Midweek Mashup – Leeds United, 2017

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A bang-up-to-date example in the latest addition to this series, the rest of which you can peruse here.

At the beginning of this season, Leeds United launched a lovely blue away kit with yellow trim, with the yellow 2015-16 kit being demoted to third choice – essentially, their selections mirror those of the 1992-93 season, excellently outlined here.

It just so happened that the fixture-list came up with Queens Park Rangers away as Leeds’ first opponents, however, and so the yellow was worn in a 3-0 loss. The next outing for the third kit came in December – Sheffield Wednesday’s all-blue kit meant Leeds could wear white at Hillsborough in August – and again it was in a losing cause, 2-0 at Brighton & Hove Albion.

Now, despite the fact that Leeds had lost six other games between the QPR and Brighton games, it appears that manager Garry Monk (or perhaps owner Massimo Cellino, but purple seems to be his fear) decided that the all-yellow look had Jonah-like qualities. Last week, we mentioned Bayern Munich’s ‘Brazil’ kit from 1983 and how its sky-blue shorts were occasionally worn as a lucky charm after that, and similarly Leeds have zoned in on the yellow shorts as being shamanistic.

At the beginning of February, consecutive away games at Blackburn Rovers and Huddersfield Town saw Leeds pair the yellow shirts and socks with the blue shorts. It’s a great look and it harked back to some nice outfits from the past.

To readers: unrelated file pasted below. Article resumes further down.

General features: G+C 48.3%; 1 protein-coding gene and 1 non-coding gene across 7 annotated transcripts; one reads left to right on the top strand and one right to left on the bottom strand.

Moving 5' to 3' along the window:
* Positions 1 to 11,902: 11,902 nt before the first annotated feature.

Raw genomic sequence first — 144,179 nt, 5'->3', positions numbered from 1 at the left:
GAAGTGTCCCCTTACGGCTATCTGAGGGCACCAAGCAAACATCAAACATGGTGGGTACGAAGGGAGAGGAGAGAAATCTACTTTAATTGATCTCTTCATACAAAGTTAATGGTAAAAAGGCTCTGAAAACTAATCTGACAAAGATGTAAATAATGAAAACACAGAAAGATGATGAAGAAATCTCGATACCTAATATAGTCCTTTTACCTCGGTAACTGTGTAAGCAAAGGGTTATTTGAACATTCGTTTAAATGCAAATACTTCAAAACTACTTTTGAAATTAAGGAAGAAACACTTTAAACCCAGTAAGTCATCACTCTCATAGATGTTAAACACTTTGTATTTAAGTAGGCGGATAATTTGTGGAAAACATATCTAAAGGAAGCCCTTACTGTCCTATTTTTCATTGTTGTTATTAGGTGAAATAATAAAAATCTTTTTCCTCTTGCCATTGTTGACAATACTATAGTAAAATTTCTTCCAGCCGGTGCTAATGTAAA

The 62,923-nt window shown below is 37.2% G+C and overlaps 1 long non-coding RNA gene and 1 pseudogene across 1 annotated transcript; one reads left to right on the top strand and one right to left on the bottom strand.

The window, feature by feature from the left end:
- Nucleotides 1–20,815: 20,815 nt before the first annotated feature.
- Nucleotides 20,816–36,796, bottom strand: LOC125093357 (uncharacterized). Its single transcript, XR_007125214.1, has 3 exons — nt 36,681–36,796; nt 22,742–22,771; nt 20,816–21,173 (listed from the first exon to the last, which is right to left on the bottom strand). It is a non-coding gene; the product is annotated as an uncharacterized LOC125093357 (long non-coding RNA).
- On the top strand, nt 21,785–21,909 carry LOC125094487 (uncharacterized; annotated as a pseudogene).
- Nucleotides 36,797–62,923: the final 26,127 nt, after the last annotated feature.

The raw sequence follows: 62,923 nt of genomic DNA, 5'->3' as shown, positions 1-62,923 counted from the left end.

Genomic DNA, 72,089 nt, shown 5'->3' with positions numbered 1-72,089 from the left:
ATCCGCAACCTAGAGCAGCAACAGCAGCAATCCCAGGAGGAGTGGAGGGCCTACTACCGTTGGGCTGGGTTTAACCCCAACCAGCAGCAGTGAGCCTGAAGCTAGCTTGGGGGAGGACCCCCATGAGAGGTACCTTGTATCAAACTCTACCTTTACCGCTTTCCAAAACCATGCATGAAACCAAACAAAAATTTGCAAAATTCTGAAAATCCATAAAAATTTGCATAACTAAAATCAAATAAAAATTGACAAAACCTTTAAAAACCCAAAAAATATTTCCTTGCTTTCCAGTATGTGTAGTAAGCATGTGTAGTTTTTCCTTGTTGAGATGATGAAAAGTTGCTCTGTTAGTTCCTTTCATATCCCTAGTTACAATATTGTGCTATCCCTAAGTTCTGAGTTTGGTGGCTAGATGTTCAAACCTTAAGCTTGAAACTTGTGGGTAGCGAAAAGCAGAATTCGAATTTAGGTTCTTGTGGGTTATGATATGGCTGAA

The mixing and matching is also something of a Leeds tradition. While it might have created oddish looks in the 1970s, Leeds’ 1993-95 kits were brilliantly cohesive, allowing for plenty of pleasing combinations – six of a possible eight were worn.

Which brings us to last Saturday, and Leeds’ visit to Portman Road to take on Ipswich Town. The Tractor Boys have white sleeves and the Football League (don’t make us call it the EFL) don’t tend to allow sleeve-clashes, so the home shirt couldn’t be used.

The blue away was obviously out and, in normal circumstances, all-yellow would have been ideal. The yellow shirts/blue shorts look would have sufficed in other years, but Ipswich have blue shorts this year and so that too was removed as an option, as shorts-clashes are not permitted. And so, the decision was taken to wear the home shorts and socks. To be fair, it does almost tie up, but the shorts trim is gold rather than yellow.


We haven’t been able to check fully, but we presume it’s the first time that they have appeared in such an arrangement – after all, any previous similar mix-and-match efforts would have been due to an opponent wearing white shirts and yellow shorts, and few teams do that.

Edit: Prior to switching to all-white, Leeds’ home colours were various combinations of blue and yellow and there were occasions when yellow shirts and white shorts were used. Thanks to Sean McAuley for pointing this out.

The reaction on Saturday wasn’t the most positive:

Leeds did at least avoid the defeat that the yellow shorts would surely have brought, with the game finishing 1-1. Looking at their remaining fixtures, the trips to Reading in April and Wigan Athletic in May could lead to further outings for unconventional looks – both have blue shorts and white socks so Leeds could be in yellow-white-yellow. We shall be following with interest.







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